“The world is changing all around us. New Jersey is talking about legalizing recreational marijuana. Massachusetts has legalized recreational marijuana,” said Cuomo in an interview with a local New York news channel.
However, Cuomo’s approach to marijuana reform remains calculated and apprehensive. Even his proposed funding of marijuana research, for example, would include consultation with the New York State Police.
For many marijuana proponents, consulting with the police, who are known for making a high volume of arrests for simple marijuana possession in the state, seems antithetical to the goal of reforming the criminal justice system. In 2016, under Cuomo’s governorship, the NYPD arrested 18,136 people for marijuana possession, up nearly 10 percent from the previous year. In 2013, the Drug Policy Alliance found that the New York Police Department used “approximately one million hours of police officer time to make 440,000 marijuana possession arrests” between 2002 and 2012.
These arrests persisted despite the fact that New York State decriminalized personal possession of marijuana all the way back in 1977. “Ongoing arrests for low-level marijuana possession show that decriminalization hasn’t worked for New Yorkers,” Melissa Moore, Deputy State Director for the Drug Policy Alliance, New York, tells Herb. “Ending marijuana prohibition is a crucial way to remove simple marijuana possession as the basis for an arrest that can have lifelong negative consequences. The Governor and New York legislators should make clear that arresting people for marijuana possession will no longer be tolerated and instead create a legalized framework for marijuana.”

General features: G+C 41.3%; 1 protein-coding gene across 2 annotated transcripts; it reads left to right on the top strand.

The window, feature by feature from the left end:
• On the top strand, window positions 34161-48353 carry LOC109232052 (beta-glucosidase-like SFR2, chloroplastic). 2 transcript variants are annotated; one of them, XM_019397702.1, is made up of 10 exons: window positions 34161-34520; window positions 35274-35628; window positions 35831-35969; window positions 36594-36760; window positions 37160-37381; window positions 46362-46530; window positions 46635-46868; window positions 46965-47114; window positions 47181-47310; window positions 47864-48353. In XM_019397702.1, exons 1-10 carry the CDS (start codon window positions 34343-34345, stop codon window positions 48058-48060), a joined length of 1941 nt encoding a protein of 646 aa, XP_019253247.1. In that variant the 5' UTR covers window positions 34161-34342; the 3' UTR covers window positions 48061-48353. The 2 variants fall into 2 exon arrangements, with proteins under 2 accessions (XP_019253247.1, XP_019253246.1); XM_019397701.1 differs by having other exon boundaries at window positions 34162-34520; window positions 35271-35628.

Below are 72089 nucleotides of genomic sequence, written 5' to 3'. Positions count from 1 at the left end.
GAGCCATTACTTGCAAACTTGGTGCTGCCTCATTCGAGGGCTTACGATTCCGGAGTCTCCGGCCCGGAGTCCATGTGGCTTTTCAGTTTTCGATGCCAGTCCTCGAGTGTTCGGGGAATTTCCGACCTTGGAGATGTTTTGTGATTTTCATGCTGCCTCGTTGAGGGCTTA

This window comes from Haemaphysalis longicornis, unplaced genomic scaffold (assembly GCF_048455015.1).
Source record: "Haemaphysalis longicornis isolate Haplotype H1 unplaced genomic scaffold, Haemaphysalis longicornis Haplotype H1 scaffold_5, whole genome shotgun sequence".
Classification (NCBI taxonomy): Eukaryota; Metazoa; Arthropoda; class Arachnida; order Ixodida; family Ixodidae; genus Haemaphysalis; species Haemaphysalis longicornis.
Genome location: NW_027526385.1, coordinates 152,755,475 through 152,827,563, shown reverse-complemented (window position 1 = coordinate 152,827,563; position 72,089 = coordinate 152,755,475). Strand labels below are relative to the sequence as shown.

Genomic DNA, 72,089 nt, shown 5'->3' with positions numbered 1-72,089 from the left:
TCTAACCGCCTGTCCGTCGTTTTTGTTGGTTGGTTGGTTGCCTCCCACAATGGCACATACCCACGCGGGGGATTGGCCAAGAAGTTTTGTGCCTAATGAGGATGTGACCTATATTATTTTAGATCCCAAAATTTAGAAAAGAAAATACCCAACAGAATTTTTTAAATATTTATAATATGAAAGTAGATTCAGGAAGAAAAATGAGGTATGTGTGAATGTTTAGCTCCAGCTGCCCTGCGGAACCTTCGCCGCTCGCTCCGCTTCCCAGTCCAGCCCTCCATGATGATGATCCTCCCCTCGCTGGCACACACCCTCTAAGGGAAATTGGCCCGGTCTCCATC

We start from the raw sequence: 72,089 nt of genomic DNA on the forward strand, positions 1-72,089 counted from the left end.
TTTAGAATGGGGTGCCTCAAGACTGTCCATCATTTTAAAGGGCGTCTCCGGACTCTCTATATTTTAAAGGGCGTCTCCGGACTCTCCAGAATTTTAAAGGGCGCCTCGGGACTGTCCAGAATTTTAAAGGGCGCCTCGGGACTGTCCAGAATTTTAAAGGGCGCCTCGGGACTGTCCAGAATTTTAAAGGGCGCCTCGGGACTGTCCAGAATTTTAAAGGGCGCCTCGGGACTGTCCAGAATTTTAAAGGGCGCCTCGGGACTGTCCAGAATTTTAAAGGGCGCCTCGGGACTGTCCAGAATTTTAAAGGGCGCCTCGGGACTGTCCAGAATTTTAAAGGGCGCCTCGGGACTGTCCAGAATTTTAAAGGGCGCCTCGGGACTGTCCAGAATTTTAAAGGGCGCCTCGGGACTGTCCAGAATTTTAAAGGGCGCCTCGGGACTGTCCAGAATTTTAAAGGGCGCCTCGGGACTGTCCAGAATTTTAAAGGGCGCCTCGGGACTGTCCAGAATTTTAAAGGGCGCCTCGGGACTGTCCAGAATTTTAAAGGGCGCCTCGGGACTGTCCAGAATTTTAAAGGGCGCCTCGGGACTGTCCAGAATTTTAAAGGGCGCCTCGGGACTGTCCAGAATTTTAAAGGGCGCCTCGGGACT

According to Moore, New York State doesn’t need more research to know that marijuana prohibition has depleted valuable law enforcement resources by unnecessarily arresting marijuana users, the disproportionate number of whom have been Black or Latino.
“The fact that the racial disparities in these arrests remain extreme year after year—with 85 percent of those arrested being Black or Latino, despite similar rates of use across racial and ethnic groups–points to Governor Cuomo’s failure to sufficiently shift marijuana enforcement policy. It’s clear that there are statewide enforcement resources going into marijuana prohibition that could be much more adequately used for public safety measures,” says Moore.
Given Cuomo’s tentative approach to marijuana reform and longtime opposition to recreational legalization, it’s also possible that his research proposal is an attempt to placate marijuana advocates and build a broader base of support leading up to the gubernatorial election in November. After all, one 2017 poll from Emerson College found that 62 percent of voters in the state support recreational legalization.
Legislation currently moving through the state’s Assembly and Senate aim to make recreational marijuana legalization a reality.
In January 2017, Democratic state senator Liz Krueger introduced Senate Bill S3040, which enacts the “marihuana regulation and taxation act.” A corresponding Assembly bill was also introduced that same month. Last week, the state Assembly held a public hearing on the Marijuana Regulation and Taxation Act (MRTA), which would legalize recreational marijuana for adults over the age of 21.
However, given the Senate’s Republican majority, which opposed Cuomo’s proposal of simply researching marijuana (let alone legalizing it), the likelihood of these measures being passed remains slim.